T&T local gov’t polls reaffirmed that in a three-way split the PNM will win

Dear Editor,

This is in reference to `PNM wins local govt elections; UNC holds on to base’ ( SN Oct 22).  It was no surprise that the PNM won eight corporations of the 14 with UNC five and one a tie. The NACTA poll had projected the PNM winning a minimum eight corps because of the division of the votes by the anti-PNM forces.  The combined vote of the anti-PNM forces was 56%. Historically, since 1956, in a divided electorate, PNM wins. In terms of votes, NACTA had the UNC at 32% and ILP at 24% popular support. The UNC ended at 33% and PNM a fraction less than 24%.

The PNM has recovered nicely since its resounding defeats in 2010.  The wins in Tobago last January which NACTA predicted and now the LGE have cemented Dr. Keith Rowley’s leadership of the PNM.

It was generally believed that the newly formed ILP of the charismatic Jack Warner would do relatively well winning a lot of votes but hardly seats except in one corporation. The NACTA poll showed ILP winning Chaguanas in popular votes but also noted that the PNM would win a minimum two seats and that the UNC was closing the gap with the ILP for seats. As it turned out, the UNC won three seats, PNM three seats and ILP two seats.  After the addition of aldermen, the three parties are tied at four seats each creating a hung corporation.  And none of the parties want to work with each other.

There is no single specific reason that can explain the ILP’s failure to win seats. The ILP overextended its reach; its support was strongest in a few marginal selected areas. It spread its resources too thinly and did not place much emphasis on its stronghold. This resulted in its supporters feeling abandoned especially in parts of Chaguanas.  The ILP went with ineffective political ammunition into PNM garrison constituencies expecting to penetrate the PNM fortresses.  It underestimated the PNM’s strength. The PNM is a united, strong party with dedicated loyalists. The party expanded too fast but lacked depth in any one corporation. ILP should have focused on a few corporations where it had a better chance of winning or making inroads like Chaguanas, Tunapuna, Sangre Grande.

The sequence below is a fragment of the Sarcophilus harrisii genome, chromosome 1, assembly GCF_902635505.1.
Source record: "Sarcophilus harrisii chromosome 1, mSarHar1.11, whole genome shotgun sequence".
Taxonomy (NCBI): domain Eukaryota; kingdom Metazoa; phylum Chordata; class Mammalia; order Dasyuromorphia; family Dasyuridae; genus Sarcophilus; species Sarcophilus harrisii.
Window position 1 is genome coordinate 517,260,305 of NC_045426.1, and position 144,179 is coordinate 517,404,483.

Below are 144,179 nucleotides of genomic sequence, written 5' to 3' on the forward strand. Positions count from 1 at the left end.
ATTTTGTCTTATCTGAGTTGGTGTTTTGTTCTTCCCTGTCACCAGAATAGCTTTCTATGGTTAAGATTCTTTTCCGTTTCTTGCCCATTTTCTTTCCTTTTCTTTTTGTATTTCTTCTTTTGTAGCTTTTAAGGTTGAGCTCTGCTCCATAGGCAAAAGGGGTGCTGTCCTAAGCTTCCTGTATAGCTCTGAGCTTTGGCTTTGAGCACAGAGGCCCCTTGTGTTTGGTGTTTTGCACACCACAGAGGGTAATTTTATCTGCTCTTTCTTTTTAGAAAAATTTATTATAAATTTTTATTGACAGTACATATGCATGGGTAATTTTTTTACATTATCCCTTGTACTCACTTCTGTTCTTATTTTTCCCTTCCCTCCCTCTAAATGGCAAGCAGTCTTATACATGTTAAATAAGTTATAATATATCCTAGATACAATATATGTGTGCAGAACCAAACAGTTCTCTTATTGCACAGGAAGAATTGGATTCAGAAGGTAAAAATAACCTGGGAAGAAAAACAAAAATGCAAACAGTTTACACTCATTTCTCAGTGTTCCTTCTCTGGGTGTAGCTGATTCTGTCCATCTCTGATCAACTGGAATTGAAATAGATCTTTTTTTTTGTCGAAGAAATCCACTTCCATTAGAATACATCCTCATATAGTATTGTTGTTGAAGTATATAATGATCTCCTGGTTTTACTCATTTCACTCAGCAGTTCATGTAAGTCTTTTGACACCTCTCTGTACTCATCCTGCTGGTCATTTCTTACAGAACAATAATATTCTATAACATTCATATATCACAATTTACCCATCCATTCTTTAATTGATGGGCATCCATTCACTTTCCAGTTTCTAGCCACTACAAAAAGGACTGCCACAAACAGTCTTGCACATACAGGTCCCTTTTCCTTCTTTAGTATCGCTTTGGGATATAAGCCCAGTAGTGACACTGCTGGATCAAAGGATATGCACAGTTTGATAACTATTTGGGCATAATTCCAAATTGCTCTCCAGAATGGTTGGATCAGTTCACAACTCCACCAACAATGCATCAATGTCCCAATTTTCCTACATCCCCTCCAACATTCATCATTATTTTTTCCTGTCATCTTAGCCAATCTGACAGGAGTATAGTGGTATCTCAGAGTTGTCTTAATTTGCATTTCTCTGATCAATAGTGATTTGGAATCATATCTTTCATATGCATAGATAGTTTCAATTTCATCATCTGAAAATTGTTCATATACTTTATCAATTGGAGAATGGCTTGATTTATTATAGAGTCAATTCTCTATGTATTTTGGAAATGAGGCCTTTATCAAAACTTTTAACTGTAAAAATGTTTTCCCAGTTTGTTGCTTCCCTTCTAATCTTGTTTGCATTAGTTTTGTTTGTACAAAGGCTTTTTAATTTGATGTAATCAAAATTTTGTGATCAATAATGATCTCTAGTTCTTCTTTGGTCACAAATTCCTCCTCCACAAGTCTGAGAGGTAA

Turnout was very low, an abysmal 27% as contrasted with almost 40% three years ago. Midterm elections don’t attract a lot of voters and people generally tend to vote against the incumbent resulting in the loss of five corporations by the UNC partnership. Voter apathy was widespread. People were disillusioned with the government for its failure to implement some of its promises.  The several faux pas and slip ups hurt the UNC among voters including in its stronghold. It should be noted that the UNC suffered losses including in its Indian heartland but it held on to enough seats to retain traditional corporations.

The biggest loser in the election was the COP which was founded by Winston Dookeran, the former Central Bank Governor and Finance Minister, now Foreign Minister. The NACTA poll revealed it would not win a single seat of 54 it was contesting except in seats where UNC candidates contested under the COP name. That was the actual outcome signaling that the COP is dead or is a corpse as Basdeo Panday described it.

The election certifies the hypothesis that in a three-way split, PNM will win elections.

The ILP has now replaced the COP as the third party. But the UNC says it wants nothing to do with the ILP. The ILP cannot be ignored because it won significant support and it has shown that it can prevent the UNC from winning seats in a three way split. The UNC will have to find an accommodation with ILP or else its electoral prospects in 2015 will be very dim. Coalition and alliance politics is the norm in more and more polities. Even England has a coalition government. So does India. The UNC should not dismiss the ILP completely. Politicians should not be overwhelmingly obsessed with form. The substance, how one governs, is more important than form.


Yours faithfully,
Vishnu Bisram